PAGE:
Vegas Strong Resiliency Center Serves as Key Resource to Assist Anyone Struggling With Impacts from Shooting

Vegas Strong Resiliency Center Serves as Key Resource to Assist Anyone Struggling With Impacts from Shooting

Anyone struggling with impacts from the shooting that occurred on Tuesday at UNLV is encouraged to reach out to the Vegas Strong Resiliency Center for help.

The VSRC, established by Clark County and partners following the 1 October shooting, is a key community resource for providing trauma-related care as a result of incidents of mass violence. The center is a resource hub to address individualized needs and is working closely with crisis support services that are available to UNLV students and staff. The center is located at 2915 W. Charleston Blvd., Suite 100, from 7:30 a.m. to 5 p.m. Monday through Friday. Its phone number is (702) 455-AIDE (2433) or 1 (833) 299-2433 for callers outside Nevada.  Information also is available on its website at and on social media @VegasStrongRC. People cope with trauma in different ways and over varying lengths of time. Symptoms can include anxiousness, trouble focusing, trouble sleeping, a general sense of not being safe and feelings of helplessness and hopelessness.  Suggestions include seeking out counseling, staying in your normal routine as much as possible and dealing with feelings of survivor’s guilt.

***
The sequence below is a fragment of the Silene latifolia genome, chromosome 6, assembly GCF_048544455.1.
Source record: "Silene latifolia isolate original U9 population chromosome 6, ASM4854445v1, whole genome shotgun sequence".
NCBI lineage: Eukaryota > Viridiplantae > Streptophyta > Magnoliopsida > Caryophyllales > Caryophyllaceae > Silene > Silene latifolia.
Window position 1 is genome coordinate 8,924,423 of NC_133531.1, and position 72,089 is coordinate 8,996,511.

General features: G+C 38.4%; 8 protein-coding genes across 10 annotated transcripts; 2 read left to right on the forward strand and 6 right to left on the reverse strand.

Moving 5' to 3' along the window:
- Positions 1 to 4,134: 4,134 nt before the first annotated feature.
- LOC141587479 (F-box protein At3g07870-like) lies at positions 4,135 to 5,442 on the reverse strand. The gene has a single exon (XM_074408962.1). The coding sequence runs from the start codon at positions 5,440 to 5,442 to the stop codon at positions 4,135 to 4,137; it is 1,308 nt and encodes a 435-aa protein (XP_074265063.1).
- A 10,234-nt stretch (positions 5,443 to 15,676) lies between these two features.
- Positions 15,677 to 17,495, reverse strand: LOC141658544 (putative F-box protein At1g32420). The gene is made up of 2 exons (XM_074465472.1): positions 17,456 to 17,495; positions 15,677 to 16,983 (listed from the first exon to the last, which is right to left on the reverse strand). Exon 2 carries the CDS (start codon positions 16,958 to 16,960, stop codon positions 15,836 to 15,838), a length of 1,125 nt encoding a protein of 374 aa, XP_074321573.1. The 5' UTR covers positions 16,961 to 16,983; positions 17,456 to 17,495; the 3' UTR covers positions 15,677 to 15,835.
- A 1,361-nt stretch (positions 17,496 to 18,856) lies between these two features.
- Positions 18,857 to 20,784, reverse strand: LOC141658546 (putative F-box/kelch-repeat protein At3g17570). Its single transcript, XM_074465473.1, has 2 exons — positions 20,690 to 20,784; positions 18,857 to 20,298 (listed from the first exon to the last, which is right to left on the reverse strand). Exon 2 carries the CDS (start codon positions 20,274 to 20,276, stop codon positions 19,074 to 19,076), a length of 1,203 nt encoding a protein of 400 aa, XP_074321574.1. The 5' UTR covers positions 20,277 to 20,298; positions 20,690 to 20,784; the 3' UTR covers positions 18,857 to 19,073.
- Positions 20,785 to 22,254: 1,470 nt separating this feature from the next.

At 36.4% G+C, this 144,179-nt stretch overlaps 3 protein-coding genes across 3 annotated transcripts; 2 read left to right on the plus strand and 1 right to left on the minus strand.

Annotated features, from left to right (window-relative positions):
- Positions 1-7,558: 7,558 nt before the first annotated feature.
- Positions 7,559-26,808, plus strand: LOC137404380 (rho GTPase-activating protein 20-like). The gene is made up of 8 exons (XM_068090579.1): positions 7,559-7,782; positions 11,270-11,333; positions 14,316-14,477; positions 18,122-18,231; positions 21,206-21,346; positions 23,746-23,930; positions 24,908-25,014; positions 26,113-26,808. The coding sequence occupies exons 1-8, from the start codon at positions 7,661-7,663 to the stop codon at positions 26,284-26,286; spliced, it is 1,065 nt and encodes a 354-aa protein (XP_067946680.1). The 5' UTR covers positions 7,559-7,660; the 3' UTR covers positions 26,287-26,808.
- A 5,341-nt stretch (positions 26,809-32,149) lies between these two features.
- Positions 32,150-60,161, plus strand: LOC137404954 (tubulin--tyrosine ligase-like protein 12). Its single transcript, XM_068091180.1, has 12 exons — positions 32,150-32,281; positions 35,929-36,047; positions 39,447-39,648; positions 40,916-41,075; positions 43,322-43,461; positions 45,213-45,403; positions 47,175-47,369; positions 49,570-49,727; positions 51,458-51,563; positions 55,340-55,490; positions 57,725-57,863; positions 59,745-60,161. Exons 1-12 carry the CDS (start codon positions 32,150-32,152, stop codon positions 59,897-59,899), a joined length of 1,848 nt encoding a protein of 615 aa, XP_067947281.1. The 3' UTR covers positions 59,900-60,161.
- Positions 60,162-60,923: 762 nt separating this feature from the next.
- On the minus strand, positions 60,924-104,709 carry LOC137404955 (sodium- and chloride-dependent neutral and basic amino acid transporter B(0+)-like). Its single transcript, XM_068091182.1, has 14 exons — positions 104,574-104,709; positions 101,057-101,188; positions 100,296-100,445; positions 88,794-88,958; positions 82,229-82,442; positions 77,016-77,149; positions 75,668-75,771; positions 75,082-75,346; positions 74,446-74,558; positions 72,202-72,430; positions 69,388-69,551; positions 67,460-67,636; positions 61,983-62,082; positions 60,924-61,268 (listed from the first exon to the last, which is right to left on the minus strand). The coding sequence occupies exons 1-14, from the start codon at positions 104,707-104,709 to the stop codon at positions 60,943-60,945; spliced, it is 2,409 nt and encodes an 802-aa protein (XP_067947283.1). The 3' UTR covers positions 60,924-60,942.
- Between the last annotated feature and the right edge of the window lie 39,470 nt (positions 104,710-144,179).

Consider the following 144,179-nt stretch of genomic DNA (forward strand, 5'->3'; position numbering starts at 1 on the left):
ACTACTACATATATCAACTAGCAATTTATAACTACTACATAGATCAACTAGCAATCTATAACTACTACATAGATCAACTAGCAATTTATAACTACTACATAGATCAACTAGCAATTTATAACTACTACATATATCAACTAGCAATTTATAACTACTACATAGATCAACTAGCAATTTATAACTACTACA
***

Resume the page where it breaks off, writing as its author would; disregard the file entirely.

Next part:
“The Vegas Strong Resiliency Center became a well-known place for providing trauma-informed care and support following the 1 October shooting, and it continues to be an important resource for the community,” said Clark County Commission Chairman Jim Gibson. “All entities looking to direct those in need of services who are struggling with the impacts from the violence that occurred at UNLV are strongly encouraged to refer these individuals to the Vegas Strong Resiliency Center to receive the appropriate trauma-informed care. The Vegas Strong Resiliency Center was established for this very need.”

“The Vegas Strong Resiliency Center has partnered with the National Mass Violence Victimization Resource Center for several years and they have been trusted partners in our efforts to support all those impacted by mass violence,” said Tennille Pereira, director of the Center, which is managed by the Legal Aid Center of Southern Nevada.  “We are here to support our UNLV family impacted by this awful tragedy and encourage anyone who is in need of assistance to reach out to us.”

Additional information resources include:

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